Oftentimes, ITBS is a result of muscle imbalances or a lack of range of motion in your hips, glutes, or hamstrings (weak hip adductors or weak gluteus medius muscles, try this running gate drill to help). It can also be caused by increasing training volume (mileage) too quickly (too much sudden stress on the body).
Hip and core strength plays a major part in avoiding ITBS. Core strength stabilizes your trunk and pelvis, helping your posture stay strong when you run. If you have any weaknesses in your core or hips, or a lack of range of motion in your hips, it can cause a disruption to the normal functionality and purpose of your IT band.
Another common injury is runner’s knee. It’s a broad term used to describe the pain you feel in the front of your knee cap when doing things like bending, running, squatting, or walking down stairs.
Runner’s knee can be caused by a structural deficit, or can be a result of under-active glutes, which is why it’s so important for runners to incorporate strength training into their routine. I like to look at lean muscle (developed through strength training by doing movements like squats, and lateral lunges) as a cushion to your bones and joints. If you don’t have lean muscle to protect your bones and joints, the impact from running, over time, can cause wear and tear resulting in injuries like shin splints and stress fractures.
Spanish squats are an excellent corrective exercise to reduce knee compression in order to strengthen your glutes and help absorb the impact (shock absorption) on your knees while running.
Shin splints, plantar fasciitis, and achilles tendon tightness can all stem from weak ankle strength or mobility, which can lead to the inability to properly fire your calf muscles (along with the rest of the muscles in your posterior chain) when you run.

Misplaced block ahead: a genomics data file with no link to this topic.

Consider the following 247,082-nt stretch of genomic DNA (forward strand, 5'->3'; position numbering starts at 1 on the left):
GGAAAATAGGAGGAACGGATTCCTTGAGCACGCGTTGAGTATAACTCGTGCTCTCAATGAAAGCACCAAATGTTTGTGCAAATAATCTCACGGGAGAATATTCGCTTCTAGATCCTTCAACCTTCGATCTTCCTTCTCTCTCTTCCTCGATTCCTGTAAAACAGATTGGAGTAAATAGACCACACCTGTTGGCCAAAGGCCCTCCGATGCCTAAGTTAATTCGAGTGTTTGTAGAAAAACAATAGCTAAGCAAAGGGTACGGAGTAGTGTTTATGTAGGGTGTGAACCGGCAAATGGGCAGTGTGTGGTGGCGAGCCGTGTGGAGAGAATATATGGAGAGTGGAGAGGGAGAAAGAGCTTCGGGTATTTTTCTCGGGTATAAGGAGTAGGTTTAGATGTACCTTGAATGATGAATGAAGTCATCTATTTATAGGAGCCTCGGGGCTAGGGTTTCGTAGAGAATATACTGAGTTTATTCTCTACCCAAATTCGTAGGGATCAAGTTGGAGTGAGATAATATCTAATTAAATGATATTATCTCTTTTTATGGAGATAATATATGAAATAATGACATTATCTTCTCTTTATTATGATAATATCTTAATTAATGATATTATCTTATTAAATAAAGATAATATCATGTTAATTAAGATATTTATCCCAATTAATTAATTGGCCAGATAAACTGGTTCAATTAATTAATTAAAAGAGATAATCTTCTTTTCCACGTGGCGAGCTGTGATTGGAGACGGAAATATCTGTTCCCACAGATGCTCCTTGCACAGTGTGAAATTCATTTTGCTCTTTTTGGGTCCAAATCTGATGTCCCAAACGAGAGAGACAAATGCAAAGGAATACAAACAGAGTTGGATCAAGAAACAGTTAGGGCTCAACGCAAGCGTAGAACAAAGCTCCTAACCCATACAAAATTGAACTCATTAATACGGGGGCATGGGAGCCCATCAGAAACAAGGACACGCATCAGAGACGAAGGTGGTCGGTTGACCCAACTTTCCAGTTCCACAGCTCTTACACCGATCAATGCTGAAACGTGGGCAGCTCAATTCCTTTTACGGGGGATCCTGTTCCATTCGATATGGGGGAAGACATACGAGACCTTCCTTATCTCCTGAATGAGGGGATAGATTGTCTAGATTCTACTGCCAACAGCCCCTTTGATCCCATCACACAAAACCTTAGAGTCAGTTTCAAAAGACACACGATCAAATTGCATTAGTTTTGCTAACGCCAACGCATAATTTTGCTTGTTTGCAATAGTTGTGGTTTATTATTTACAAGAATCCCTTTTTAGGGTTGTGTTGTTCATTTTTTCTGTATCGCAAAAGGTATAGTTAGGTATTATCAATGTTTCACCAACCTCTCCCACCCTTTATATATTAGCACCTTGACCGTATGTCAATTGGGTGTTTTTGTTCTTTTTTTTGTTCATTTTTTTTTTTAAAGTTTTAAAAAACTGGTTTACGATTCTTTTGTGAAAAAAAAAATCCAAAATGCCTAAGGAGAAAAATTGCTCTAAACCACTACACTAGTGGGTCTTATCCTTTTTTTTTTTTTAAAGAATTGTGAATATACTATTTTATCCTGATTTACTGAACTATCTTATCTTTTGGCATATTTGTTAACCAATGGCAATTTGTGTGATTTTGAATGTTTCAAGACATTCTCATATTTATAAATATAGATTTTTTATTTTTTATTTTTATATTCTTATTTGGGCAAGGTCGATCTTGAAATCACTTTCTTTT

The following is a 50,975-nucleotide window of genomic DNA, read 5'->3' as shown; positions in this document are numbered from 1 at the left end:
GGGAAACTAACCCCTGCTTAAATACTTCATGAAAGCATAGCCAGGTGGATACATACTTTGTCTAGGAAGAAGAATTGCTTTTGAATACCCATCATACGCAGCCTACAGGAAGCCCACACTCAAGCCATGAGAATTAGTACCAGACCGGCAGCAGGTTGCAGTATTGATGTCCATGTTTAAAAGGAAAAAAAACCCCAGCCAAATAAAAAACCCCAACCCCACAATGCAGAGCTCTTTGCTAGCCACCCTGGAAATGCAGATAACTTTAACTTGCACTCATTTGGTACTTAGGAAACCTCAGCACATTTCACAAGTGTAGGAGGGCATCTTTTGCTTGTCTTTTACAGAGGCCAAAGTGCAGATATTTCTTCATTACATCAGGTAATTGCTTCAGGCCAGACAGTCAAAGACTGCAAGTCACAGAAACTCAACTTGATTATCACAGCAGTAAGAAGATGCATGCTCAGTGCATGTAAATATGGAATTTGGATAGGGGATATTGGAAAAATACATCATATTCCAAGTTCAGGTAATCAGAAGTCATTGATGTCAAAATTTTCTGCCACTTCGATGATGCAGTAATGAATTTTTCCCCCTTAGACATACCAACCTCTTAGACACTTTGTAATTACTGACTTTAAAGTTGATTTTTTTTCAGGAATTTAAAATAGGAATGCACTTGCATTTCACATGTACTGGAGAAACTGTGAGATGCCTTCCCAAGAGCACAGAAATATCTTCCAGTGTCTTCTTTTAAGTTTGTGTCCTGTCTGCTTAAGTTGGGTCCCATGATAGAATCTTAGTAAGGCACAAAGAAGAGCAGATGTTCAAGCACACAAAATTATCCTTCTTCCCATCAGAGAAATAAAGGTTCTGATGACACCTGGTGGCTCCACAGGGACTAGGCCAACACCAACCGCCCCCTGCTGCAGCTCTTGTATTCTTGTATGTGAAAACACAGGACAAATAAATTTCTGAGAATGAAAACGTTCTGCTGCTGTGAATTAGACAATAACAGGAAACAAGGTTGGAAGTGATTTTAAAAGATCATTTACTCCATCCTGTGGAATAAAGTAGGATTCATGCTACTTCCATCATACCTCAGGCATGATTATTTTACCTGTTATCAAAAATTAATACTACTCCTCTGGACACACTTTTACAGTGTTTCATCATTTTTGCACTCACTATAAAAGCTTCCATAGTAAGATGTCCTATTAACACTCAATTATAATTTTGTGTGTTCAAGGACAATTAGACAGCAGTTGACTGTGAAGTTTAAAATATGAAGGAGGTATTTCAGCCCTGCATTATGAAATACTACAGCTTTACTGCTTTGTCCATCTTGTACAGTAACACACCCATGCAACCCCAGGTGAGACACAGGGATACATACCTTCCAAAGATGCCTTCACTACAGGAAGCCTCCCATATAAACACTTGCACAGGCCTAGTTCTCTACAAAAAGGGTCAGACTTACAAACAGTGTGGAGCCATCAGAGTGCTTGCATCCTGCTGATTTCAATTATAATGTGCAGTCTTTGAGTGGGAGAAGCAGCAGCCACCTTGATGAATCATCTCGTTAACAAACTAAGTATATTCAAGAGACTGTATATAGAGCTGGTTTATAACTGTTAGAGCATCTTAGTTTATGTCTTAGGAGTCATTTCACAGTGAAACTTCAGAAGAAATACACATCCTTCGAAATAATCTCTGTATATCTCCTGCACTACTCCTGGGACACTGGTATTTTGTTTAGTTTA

Improving ankle strength not only helps you run faster and more economically, but also allows you to expend less energy to produce the same pace. Exercise-induced enhancement of your ankle’s ability to produce both dorsi and plantar flexion (plantar flexion is the ability to flex your foot up, and dorsiflexion is the ability to point your foot down toward the floor) improves overall strength in your ankle’s muscle-tendon capacities, which in turn enables you to run more efficiently and more powerfully.
I recommend the “ankle dance” to promote multi-directional movement, which is crucial for getting you out of the repetitive linear pattern required when running.
Properly warming up your body requires dynamic movement. Too often, I see people simply static stretching before they run. Static stretching is when you stretch in place–like reaching down to your toes to stretch your hamstrings.